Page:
Ford Will Stop Building New Vehicles This Month

Industry News / 3 Comments

The semiconductor chip madness is far from over.

It's amazing how much damage a thumbnail-sized set of electronic circuits can do to one of the world's biggest industries. The ongoing semiconductor chip crisis shows no signs of relief as automakers struggle to conserve their already dwindling supplies and hard decisions continue to be made. Ford is the latest example.

The Dearborn-based carmaker announced Wednesday in a letter to employees, which was obtained by the Detroit Free Press, that production will be cut at eight factories throughout North America beginning this month and, in some cases, won't come back online until early August. "The global semiconductor shortage continues to affect global automakers and other industries in all parts of the world," said John Savona, Ford's vice president of manufacturing and labor affairs.

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"While we continue to manufacture new vehicles, we're prioritizing building our customers' vehicles that were assembled without certain parts due to the industry-wide semiconductor shortage."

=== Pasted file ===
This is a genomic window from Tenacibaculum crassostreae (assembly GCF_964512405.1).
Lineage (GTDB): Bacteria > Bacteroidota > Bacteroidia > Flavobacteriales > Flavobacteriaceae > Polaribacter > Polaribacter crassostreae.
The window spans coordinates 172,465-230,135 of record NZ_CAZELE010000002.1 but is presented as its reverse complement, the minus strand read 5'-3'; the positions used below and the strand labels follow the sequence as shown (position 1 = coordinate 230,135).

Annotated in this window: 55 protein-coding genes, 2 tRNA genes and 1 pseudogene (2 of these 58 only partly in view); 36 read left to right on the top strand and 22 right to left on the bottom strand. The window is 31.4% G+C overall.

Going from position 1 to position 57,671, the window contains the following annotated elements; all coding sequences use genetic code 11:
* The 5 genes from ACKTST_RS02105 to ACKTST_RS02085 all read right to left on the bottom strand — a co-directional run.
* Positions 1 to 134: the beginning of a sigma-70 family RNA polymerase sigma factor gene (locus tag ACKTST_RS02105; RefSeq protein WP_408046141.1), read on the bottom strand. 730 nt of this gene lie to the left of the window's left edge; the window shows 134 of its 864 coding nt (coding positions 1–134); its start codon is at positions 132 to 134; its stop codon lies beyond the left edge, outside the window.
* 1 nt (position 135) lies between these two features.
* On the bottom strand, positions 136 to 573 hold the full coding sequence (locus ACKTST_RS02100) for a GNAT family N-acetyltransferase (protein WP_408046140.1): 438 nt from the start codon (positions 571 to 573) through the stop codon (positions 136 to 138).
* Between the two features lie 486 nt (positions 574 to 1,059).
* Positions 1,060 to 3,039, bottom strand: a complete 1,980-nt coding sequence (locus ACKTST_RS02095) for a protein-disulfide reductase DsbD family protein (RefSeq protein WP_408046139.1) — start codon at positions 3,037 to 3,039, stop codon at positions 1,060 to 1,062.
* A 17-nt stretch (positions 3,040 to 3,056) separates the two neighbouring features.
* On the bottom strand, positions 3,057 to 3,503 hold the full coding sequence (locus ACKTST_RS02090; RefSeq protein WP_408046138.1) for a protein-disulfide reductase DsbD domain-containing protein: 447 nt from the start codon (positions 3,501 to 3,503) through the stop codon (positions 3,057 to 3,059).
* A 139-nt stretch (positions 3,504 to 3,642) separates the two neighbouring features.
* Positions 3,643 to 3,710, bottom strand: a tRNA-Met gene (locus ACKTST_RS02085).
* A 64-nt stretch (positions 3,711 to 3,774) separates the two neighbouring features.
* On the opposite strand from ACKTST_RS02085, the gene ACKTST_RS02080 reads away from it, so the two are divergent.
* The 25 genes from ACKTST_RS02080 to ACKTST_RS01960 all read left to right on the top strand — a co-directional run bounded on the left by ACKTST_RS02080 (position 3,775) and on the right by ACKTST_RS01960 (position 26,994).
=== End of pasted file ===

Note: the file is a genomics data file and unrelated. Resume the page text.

The following facilities are affected: Chicago Assembly Plant, Dearborn Truck Plant, Flat Rock, Hermosillo, Kansas City Assembly, Kentucky Truck Plant, Louisville Assembly, and Oakville Assembly.

Popular vehicles including the Ford F-150, Bronco, Mustang, Explorer, Expedition, Lincoln Navigator and Aviator are all built at these sites. Ford hasn't ruled out additional factory disruptions throughout the summer.

Meanwhile, Ford dealerships across the country are struggling because of a lack of new vehicle inventory. Used vehicle prices continue to skyrocket and even then high-end, late-model examples are sometimes becoming more difficult to find. New car prices continue to increase as well.

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The Blue Oval emphasized it is working hard at "finding unique solutions to provide as many high-quality vehicles as possible" for customers and dealers. Dealers see the big picture as many have already begun reaching out to lease customers informing them that once their leases are up, they won't have a new car for them. They'll need to either place an order well in advance or purchase their leased vehicles.

Slow sales are being reported throughout the country at Ford stores as many are concerned tht by the time August arrives there won't be any new inventory left to sell.

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Source Credits: Detroit Free Press

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